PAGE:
Star Sports fined for AML and social responsibility failures

United Kingdom

Star Racing Limited, trading as Star Sports, (“Star Sports”) has been issued an official warning, a £594,000 financial penalty and had additional conditions attached to its operating licence by the UK Gambling Commission (the “Commission”) for anti-money laundering and social responsibility failures.

Following a review of Star Sports’ operating licence, the Commission found that, between March 2020 and May 2021, the licensee was in breach of AML and social responsibility obligations under the Licence Conditions and Codes of Practice (the “LCCP”).


Licence conditions (“LC”) 12.1.1 (2) and (3) of the LCCP provide that licensees must have appropriate AML policies, procedures and controls in place, based on their risk assessment, which must be implemented effectively and kept under review.

LC 12.1.2 requires that operators based in foreign jurisdictions must comply with Parts 2 and 3 of the Money Laundering Regulations 2007 (UK Statutory Instrument No. 2157 of 2007) as amended by the Money Laundering (Amendment) Regulations 2007 (UK Statutory Instrument No. 3299 of 2007).

Star Sports was found to have breached LC 12.1.1(2) and (3) and LC 12.1.2 as:

  • it had ineffective policies, procedures and controls in place at the time of its compliance assessment;
  • it allowed customers to deposit large amounts before obtaining source of funds information; and
  • it failed to analyse source of funds information when it was obtained.

Social responsibility

Social Responsibility Code Provisions (“SRCP”) 3.4.1(1) and (2) of the LCCP require operators to interact with customers in a way which minimises the risks of customers experiencing harms associated with gambling. This involves identifying at risk customers, interacting with them and evaluating the effectiveness of such interactions.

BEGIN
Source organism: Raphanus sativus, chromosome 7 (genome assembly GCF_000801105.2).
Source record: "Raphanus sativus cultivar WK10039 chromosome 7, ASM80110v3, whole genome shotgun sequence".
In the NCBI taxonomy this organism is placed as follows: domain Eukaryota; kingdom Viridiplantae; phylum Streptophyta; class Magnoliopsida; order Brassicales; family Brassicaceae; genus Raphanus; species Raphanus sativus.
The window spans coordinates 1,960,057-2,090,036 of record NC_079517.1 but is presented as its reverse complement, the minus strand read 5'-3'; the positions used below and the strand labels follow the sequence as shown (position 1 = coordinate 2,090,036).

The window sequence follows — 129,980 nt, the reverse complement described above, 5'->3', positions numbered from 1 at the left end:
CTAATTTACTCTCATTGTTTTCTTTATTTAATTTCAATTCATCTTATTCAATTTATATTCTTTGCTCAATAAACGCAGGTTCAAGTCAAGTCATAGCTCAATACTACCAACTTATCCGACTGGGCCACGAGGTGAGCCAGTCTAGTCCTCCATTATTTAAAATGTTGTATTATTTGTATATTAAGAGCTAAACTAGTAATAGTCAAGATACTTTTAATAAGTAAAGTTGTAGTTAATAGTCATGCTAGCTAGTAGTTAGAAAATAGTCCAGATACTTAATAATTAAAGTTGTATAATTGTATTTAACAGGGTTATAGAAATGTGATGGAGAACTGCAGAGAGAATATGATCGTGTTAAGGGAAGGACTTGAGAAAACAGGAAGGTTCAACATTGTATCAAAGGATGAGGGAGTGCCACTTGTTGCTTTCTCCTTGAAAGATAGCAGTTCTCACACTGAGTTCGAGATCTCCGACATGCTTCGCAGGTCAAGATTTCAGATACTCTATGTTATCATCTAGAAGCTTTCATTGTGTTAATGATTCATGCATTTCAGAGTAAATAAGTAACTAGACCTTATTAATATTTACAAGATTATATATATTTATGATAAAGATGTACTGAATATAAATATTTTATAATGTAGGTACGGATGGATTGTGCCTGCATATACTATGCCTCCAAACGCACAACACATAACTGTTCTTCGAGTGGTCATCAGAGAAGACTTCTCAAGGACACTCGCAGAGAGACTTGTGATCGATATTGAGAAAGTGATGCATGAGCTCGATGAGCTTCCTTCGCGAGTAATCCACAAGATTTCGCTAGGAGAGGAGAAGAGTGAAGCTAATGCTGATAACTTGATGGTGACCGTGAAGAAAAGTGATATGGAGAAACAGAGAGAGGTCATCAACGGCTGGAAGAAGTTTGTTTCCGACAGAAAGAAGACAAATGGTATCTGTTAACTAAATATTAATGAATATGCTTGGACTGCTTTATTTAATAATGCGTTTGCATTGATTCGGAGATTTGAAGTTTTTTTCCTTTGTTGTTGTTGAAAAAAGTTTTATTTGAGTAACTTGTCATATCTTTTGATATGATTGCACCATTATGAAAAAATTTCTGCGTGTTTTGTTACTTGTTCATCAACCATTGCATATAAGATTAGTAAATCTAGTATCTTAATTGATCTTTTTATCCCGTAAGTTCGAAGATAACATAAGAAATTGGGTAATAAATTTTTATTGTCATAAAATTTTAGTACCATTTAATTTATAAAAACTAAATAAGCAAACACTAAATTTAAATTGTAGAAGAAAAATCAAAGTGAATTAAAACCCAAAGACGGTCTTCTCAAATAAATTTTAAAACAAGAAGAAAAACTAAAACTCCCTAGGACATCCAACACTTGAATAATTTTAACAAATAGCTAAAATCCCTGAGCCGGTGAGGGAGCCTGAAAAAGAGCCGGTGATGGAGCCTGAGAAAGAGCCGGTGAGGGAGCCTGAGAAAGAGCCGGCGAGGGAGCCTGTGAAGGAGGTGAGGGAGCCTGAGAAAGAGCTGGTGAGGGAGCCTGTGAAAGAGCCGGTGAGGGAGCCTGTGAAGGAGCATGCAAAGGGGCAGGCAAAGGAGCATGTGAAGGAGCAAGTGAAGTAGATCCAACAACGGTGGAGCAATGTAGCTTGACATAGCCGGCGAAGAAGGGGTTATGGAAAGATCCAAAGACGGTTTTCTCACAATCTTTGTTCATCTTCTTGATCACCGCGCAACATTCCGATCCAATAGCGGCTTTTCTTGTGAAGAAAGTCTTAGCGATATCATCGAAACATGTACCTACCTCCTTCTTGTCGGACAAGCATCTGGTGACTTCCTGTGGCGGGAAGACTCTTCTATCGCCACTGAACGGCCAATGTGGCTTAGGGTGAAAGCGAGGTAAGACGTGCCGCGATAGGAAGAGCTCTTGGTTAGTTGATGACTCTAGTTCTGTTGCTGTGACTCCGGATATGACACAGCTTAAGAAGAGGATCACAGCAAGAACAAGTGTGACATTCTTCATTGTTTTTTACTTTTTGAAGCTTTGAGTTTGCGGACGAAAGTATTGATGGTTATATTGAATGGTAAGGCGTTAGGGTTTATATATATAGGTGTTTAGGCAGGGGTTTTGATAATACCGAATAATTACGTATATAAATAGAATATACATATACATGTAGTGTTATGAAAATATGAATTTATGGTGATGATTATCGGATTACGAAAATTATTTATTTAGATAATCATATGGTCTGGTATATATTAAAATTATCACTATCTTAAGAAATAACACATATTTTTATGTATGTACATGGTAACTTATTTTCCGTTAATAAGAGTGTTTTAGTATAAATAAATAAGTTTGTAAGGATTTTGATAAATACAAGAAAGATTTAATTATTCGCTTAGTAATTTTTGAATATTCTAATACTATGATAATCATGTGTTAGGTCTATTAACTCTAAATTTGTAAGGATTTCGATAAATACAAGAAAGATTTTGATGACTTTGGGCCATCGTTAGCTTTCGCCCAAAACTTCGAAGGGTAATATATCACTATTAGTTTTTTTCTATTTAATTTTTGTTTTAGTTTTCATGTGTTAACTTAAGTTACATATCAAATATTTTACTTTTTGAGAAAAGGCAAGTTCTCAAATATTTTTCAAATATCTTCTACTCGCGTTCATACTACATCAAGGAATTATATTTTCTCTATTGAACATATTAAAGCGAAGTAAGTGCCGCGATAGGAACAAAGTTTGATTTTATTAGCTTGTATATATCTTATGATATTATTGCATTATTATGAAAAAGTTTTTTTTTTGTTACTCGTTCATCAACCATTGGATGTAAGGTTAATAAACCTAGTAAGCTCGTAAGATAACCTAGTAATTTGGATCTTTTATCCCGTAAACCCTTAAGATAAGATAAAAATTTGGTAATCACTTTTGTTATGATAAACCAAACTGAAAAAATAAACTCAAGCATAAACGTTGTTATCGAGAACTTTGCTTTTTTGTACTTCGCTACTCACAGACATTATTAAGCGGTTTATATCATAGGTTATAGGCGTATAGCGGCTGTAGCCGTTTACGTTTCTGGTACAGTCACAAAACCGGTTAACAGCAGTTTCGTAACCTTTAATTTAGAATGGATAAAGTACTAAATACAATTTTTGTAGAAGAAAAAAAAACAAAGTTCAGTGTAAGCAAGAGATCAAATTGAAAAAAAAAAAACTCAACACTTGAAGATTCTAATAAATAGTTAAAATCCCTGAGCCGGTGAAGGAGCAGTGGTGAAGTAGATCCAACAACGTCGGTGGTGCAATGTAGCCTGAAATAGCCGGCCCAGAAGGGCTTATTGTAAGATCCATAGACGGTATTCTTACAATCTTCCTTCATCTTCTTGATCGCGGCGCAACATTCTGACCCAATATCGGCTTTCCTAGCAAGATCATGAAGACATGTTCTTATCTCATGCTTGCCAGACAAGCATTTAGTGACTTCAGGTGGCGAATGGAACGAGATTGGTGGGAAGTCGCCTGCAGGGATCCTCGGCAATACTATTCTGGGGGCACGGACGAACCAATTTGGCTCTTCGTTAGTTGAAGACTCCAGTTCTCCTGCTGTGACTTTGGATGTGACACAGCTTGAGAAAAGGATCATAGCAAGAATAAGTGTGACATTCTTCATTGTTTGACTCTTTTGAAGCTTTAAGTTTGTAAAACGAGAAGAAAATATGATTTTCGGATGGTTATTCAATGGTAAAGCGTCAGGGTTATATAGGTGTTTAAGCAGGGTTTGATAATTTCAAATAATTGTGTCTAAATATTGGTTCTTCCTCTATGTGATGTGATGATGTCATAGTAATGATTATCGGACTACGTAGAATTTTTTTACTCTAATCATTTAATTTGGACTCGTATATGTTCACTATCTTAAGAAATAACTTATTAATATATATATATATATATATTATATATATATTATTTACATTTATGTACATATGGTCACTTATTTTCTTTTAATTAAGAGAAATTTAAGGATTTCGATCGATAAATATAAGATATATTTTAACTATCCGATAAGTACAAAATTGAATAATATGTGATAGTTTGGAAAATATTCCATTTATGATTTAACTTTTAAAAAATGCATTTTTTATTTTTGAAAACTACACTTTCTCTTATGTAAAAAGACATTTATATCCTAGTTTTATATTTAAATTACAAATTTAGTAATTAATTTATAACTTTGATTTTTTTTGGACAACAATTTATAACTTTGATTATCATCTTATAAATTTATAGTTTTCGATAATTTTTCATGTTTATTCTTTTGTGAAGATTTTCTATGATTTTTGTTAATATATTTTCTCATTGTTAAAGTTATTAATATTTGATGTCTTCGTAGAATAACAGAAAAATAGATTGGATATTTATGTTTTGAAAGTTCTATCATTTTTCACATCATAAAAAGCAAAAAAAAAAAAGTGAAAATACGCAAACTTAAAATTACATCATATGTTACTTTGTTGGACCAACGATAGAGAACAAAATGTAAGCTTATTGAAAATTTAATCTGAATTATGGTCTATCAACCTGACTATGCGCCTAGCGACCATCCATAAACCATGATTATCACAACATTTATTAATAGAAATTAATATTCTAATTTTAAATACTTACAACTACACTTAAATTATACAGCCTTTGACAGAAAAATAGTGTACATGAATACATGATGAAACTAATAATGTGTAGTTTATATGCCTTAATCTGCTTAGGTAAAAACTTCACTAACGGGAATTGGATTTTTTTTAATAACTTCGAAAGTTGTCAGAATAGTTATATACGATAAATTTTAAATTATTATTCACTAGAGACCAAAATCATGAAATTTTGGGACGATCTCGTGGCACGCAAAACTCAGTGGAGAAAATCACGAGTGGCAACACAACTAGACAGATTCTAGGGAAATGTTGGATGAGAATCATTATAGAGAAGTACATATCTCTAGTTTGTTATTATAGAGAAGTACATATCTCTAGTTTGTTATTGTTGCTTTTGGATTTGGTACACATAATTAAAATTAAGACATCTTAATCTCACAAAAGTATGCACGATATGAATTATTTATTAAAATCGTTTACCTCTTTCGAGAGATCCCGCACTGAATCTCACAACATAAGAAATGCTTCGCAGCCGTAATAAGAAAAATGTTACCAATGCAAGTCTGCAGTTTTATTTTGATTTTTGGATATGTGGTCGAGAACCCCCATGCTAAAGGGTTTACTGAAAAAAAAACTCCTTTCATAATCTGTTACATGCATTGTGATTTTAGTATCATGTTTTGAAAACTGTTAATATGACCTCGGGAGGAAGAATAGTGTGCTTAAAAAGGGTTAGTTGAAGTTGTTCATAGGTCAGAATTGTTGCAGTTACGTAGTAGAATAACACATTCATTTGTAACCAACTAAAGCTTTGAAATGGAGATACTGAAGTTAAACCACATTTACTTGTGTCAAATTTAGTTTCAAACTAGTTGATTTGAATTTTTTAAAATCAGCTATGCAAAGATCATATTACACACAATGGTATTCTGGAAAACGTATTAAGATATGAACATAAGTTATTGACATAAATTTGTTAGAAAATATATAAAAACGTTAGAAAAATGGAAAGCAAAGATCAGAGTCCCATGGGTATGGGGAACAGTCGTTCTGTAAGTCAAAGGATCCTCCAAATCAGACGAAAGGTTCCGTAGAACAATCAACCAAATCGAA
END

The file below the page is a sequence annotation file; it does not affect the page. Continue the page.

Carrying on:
Star Sports was found to be in breach of SRCP 3.4.1(1) and (2) as it did not demonstrate an understanding of the impact and effectiveness of customer interactions in terms of the minimisation of customer risk.


The Commission imposed the following:

  • a financial penalty of £594,000;
  • a warning; and
  • additional conditions on Star Sports’ operating licence, requiring it to conduct risk-based due diligence on the third parties it interacts with.


The Commission published limited information about Star Sports’ failings, but there are a few points of particular note from this case:

  • There continues to be a significant time lapse between failures identified by the Commission and the conclusion of enforcement action. Star Sports’ sanctions relate to failings going back to 2020.
  • The conditions the Commission attached to Star Sports’ operating licence reinforce the importance of operators conducting due diligence on the third parties it interacts with. This was highlighted in the Commission’s emerging money laundering and terrorist financing risks bulletin in February 2022.
  • This case evidences the Commission’s continued focus on social responsibility failings and the minimisation of customer risk, which it appears customers are becoming more alive to. One of Star Sports’ customers, who described himself as a “problem gambler”, sought to advance a claim against Star Sports on the basis it allowed him to wager and lose hundreds of thousands of pounds despite knowing he had a gambling problem, in breach of the SRCP. Whilst the case was dismissed and it was concluded that consumers do not have a private law cause of action against operators for breach of regulatory obligations or a duty to prevent economic loss, it shows an increasing awareness of operators’ obligations in respect of social responsibility, albeit using these responsibilities as the basis of an attempt to recover their losses.